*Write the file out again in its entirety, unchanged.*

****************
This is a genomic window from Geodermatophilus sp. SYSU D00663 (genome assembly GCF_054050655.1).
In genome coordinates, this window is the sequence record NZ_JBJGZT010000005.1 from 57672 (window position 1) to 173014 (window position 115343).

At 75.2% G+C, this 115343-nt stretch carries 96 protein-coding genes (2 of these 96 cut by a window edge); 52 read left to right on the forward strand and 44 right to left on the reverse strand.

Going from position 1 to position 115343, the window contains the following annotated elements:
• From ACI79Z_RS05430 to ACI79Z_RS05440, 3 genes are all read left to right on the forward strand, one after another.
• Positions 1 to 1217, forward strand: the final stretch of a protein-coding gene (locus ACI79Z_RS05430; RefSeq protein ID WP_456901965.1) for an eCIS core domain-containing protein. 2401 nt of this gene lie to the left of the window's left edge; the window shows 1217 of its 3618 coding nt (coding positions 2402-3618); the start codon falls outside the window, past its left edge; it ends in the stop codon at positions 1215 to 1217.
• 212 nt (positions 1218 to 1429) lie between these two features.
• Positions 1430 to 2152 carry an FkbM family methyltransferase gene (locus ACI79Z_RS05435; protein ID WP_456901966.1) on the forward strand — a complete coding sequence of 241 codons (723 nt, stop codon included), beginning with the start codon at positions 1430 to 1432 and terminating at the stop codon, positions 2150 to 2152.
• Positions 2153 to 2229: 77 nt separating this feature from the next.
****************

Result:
This is a genomic window from Geodermatophilus sp. SYSU D00663 (genome assembly GCF_054050655.1).
In genome coordinates, this window is the sequence record NZ_JBJGZT010000005.1 from 57672 (window position 1) to 173014 (window position 115343).

At 75.2% G+C, this 115343-nt stretch carries 96 protein-coding genes (2 of these 96 cut by a window edge); 52 read left to right on the forward strand and 44 right to left on the reverse strand.

Going from position 1 to position 115343, the window contains the following annotated elements:
• From ACI79Z_RS05430 to ACI79Z_RS05440, 3 genes are all read left to right on the forward strand, one after another.
• Positions 1 to 1217, forward strand: the final stretch of a protein-coding gene (locus ACI79Z_RS05430; RefSeq protein ID WP_456901965.1) for an eCIS core domain-containing protein. 2401 nt of this gene lie to the left of the window's left edge; the window shows 1217 of its 3618 coding nt (coding positions 2402-3618); the start codon falls outside the window, past its left edge; it ends in the stop codon at positions 1215 to 1217.
• 212 nt (positions 1218 to 1429) lie between these two features.
• Positions 1430 to 2152 carry an FkbM family methyltransferase gene (locus ACI79Z_RS05435; protein ID WP_456901966.1) on the forward strand — a complete coding sequence of 241 codons (723 nt, stop codon included), beginning with the start codon at positions 1430 to 1432 and terminating at the stop codon, positions 2150 to 2152.
• Positions 2153 to 2229: 77 nt separating this feature from the next.